Mostly, But Program Changes are Needed to Ensure Health Care Access for Low-Income Americans
Health Care Access & Coverage
8th Annual Health Insurance Exchange Conference Convenes at Penn
Top State and Federal Insurance Officials, Academics, and Think Tank Experts Meet in Person for First Time in Two Years
After a two-year hiatus from in-person gatherings, the University of Pennsylvania Health Insurance Exchange (HIX) Conference convened a two-day meeting on May 25 focused on the theme of “Health Insurance and Exchanges Under the Biden Administration.”
Hosted by Penn’s Carey Law School and co-sponsored by Penn’s Leonard Davis Institute of Health Economics (LDI) and the Princeton University Center for Health & Wellbeing, the Eighth annual HIX Conference was also supported by the Robert Wood Johnson Foundation. It brought together 47 top executives from state insurance departments and health exchanges across the country, along with health services researchers from nine universities, and other top experts from think tanks and non-profit organizations.
Conducted under “Chatham House Rules,” the attendees at the invitation-only event are allowed to openly discuss the content of the proceedings but agree not to attribute any specific comment to any specific participant. The goal is to facilitate candid discussions by those deeply involved in the management and evaluation of the state and federal programs that have been the subject of intense political debate over the last 10 years.
The participants’ overall assessment of the current state of the health insurance exchanges (also called insurance marketplaces) established by the Affordable Care Act was surprisingly positive in a COVID-19 era that has otherwise witnessed such extensive national disruptions and downturns.
Record Number of Enrollees
In 2022, the exchanges have experienced their highest levels of enrollment since the system was launched in 2014. More than 14.5 million people are now covered by private health plans purchased through the government subsidized exchanges. That’s 21% higher than the enrollment numbers of 2021.
One reason for this was the Biden Administration’s American Rescue Plan Act (ARPA) promulgated last spring that layered significantly increased subsidy funding on top of the existing subsidy structures reducing the cost of coverage — in some cases quite dramatically. In addition, an extended enrollment period and greatly beefed-up campaigns of advertising and enrollment assistance support helped bring in more customers this year, particularly from underserved communities.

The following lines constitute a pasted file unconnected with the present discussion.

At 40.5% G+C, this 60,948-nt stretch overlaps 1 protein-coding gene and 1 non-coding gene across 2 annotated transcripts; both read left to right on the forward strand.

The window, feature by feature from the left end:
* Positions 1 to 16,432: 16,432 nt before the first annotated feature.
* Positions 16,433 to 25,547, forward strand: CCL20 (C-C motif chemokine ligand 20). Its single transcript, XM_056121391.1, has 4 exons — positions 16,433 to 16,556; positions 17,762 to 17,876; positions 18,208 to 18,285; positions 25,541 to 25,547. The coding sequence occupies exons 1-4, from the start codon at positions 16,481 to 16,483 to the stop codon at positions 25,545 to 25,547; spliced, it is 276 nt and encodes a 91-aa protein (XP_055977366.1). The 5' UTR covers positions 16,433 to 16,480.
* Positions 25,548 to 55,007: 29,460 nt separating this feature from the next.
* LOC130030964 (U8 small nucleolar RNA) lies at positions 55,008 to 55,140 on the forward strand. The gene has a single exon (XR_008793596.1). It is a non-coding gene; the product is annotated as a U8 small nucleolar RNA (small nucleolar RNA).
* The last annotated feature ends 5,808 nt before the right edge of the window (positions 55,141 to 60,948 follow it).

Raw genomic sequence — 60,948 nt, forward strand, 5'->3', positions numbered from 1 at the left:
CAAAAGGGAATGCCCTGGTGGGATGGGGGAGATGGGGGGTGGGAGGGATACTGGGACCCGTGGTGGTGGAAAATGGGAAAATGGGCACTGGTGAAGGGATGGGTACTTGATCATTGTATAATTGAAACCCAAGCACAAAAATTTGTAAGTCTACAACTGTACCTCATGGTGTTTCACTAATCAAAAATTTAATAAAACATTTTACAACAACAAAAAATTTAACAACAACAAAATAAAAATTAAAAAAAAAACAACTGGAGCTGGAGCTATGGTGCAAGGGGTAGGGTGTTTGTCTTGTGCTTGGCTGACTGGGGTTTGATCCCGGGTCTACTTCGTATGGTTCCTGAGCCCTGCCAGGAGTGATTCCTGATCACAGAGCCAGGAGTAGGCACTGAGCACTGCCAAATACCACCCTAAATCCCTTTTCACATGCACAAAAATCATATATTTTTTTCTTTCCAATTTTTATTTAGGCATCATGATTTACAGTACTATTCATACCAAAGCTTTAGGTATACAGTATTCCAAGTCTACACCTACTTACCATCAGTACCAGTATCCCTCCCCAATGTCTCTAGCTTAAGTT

But the ARPA’s boosted exchange subsidies are scheduled to expire in December, after which the prices for exchange insurance policies will rise, putting coverage out of affordability range for many of those who now have it.
In a closely related development in late 2020, a Public Health Emergency Declaration issued by the Department of Health and Human Services in concert with the Families First Coronavirus Response Act barred state Medicaid programs from terminating benefits for recipients who no longer met the Medicaid enrollment eligibility rules. The goal was to stabilize and broaden health care coverage during the extraordinary period of the pandemic. This public health emergency declaration was due to expire in April but was, at the last minute, extended for another 90 days on April 16.
The Coming Medicaid Purge
This was a major topic of the HIX Conference because when the emergency declaration does expire, large numbers of current Medicaid recipients will be dropped from the state rolls and will have to scramble for health insurance coverage. Some will be able to get exchange coverage.
Both federal and state exchange officers are working to find ways to have the increased ARPA exchange subsidies extended beyond the December cutoff date and preparing for a large surge of newly uninsured people dropped from Medicaid coverage when the emergency declaration ends. Both these changes would heavily impact underserved communities.
The plans currently being discussed envision the creation of a system of more direct and seamless Medicaid-to-marketplace exchange connections and marketplace exchange-to-Medicare connections. People dropped from Medicaid would be quickly and efficiently processed into low or zero-cost coverage on the marketplace exchanges. Similarly, those who reach Medicare eligibility age could be systematically moved from for-fee private insurer policies of the marketplace exchanges to Medicare coverage.
Regulators are working to make sure that the end of the public health emergency is timed well with the next health insurance open enrollment on the marketplaces. That would make it more convenient for Medicaid recipients who’ve lost their coverage to immediately restore it by enrolling in the exchanges.
Beyond these two critical issues, the HIX Conference participants reported efforts underway toward:
- Fixing the “family glitch” gap that leaves families of workers ineligible for exchange coverage when they can’t afford employer coverage premiums
- Further broadening exchange enrollment advertising, promotions, and support programs
- Enhancing the quality and value of the exchange-acquired coverage
- Establishing standardized coverage plans to better address health equity issues
- Addressing data tracking practices that fail to gather specific race and ethnicity information on enrollees, which helps track and address health equities.
Below are photos of some of the conference participants:
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